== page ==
Why do we need to pretend so much?

Lego set 70818, the Double-Decker Couch

I built a cool Lego set last night, and it was sitting on my desk when Dorena came into the room this morning. She opined how cute “Hello Kitty” was, and asked if she could take the minifig to work to place it on her desk. Knowing that she fell asleep during the one attempt we made to watch The Lego Movie together, I didn’t want to let it stand — because I rarely do, and that’s a character flaw for another post — and ragged on her about not being able to take Unikitty because she still hasn’t even sat through the movie yet.

Her defenses fired up immediately. “I’ve seen different parts of it, so I’ve pretty much seen the whole thing. It’s been on HBO!”

Indeed, it has been on HBO, where I’ve sat through it a few times. For some reason, I was feeling extra feisty this morning, and asked which part she liked the best.

“The beginning where he’s following all the instructions.”

“Oh, the one part you watched with me that one time, and then fell asleep?”

“No, you don’t sit in the living room with me and see what I watch. I’ve caught parts of it at different times.”

I liked the attempt to deflect on a perceived deficiency of attention, but I pushed on with my line of questioning instead of engaging.  “So what else happens in the movie?”

“I guess it just doesn’t stick in my mind.”

One of the reasons I love this chick is because she’s into TV and movies like I am, and she’s great at quoting things we’ve watched together. Something doesn’t need to be super special to “stick in her mind,” and I’m not writing this to pick on her — I mean, I am, but it’s not the main point. It got me thinking about how we humans always pretend to know about everything. I’ve been contemplating it for a while, and wanted to flesh out my thoughts.

We’re social beings, and we want to fit in. It’s natural to want to be accepted by those we respect in our circles, and part of that is sharing common ground. “I know as much about this thing you like, so you should like me.” That passes the surface test, but maybe it’s more primal.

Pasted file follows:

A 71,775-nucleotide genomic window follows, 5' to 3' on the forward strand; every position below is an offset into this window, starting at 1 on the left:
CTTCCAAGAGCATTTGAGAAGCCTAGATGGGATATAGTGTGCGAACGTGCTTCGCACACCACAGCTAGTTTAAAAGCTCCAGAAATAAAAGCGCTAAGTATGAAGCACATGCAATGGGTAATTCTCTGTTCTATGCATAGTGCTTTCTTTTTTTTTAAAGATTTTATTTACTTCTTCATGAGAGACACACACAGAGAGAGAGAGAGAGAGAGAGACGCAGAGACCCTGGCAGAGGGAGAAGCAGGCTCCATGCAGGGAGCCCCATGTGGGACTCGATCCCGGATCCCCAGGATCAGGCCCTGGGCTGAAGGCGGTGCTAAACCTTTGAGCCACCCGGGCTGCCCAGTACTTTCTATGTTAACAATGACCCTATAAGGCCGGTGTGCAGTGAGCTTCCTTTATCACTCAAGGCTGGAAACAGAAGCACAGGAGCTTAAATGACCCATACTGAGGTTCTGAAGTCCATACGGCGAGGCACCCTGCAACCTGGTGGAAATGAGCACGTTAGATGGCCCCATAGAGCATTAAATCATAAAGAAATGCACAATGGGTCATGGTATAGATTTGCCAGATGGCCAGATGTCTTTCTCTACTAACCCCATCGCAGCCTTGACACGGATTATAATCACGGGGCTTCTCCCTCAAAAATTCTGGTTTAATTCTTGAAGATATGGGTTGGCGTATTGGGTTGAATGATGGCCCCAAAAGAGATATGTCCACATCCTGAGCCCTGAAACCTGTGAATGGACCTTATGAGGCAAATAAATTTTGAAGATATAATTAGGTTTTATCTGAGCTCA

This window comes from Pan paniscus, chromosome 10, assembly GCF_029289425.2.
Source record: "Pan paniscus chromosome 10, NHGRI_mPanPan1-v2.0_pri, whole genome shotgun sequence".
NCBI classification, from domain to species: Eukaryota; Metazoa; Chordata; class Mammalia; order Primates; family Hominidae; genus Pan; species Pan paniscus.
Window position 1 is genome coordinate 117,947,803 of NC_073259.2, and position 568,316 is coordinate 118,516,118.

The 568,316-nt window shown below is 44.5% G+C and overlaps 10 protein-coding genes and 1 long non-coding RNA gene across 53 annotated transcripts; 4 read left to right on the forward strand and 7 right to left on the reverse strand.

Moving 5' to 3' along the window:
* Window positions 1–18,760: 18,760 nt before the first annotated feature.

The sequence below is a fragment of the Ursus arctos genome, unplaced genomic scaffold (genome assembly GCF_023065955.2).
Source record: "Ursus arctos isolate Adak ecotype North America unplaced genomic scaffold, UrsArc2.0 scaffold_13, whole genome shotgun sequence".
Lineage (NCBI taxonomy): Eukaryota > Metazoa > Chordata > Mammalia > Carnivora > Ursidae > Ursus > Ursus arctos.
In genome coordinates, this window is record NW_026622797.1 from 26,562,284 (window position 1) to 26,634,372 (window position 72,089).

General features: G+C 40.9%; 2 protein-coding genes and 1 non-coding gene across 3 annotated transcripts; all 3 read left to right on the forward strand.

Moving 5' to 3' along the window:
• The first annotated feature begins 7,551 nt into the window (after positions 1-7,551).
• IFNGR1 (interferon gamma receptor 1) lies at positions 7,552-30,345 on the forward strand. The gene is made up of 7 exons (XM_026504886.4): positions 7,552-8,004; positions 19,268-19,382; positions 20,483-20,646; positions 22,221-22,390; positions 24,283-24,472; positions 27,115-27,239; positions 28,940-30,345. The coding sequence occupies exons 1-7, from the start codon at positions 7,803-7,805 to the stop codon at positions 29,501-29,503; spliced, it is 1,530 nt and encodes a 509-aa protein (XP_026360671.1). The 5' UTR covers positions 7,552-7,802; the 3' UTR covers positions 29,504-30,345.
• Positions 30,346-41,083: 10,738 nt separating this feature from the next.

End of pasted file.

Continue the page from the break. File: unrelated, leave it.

Exposing any weakness, no matter how insignificant, deflates our ego and in turn makes us vulnerable. To escape that, we improvise a story that should fit into the discussion. We’re creatures of habit and patterns, so we’re able to surmise what’s an expected response to a situation, and can piece it together on the fly. Being able to read threats and counter them helped our earlier sapiens survive, and damn it, it can still work! Instead of diffusing a battle for territory, we’re using anecdotes to maintain conversational standing.

I think that’s the difference between me and my Little Froggy. I’m a knowledge-seeker, so I’m naturally curious about the “whys” and “hows,” while Dorena just goes with the flow. If she gets the behind-the-scenes info it’s cool, but she doesn’t care as long as it just works. It’s a really nice balance, and it brings me down to Earth at times.

Other times, it makes me ponder the inner-workings of the psyche and the social implications, and I write a bunch of words on a blog that no one reads1. You can tell which one of those happened today.

1. The writer previously discarded multiple readers of the blog as "no one," and has revised the entry after receiving affirmations that they are indeed not "no one."

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Keith

I am Keith J. Frank, an overweight, acerbic, narcissistic, and sometimes lovable asshole that was born in June of 1983.

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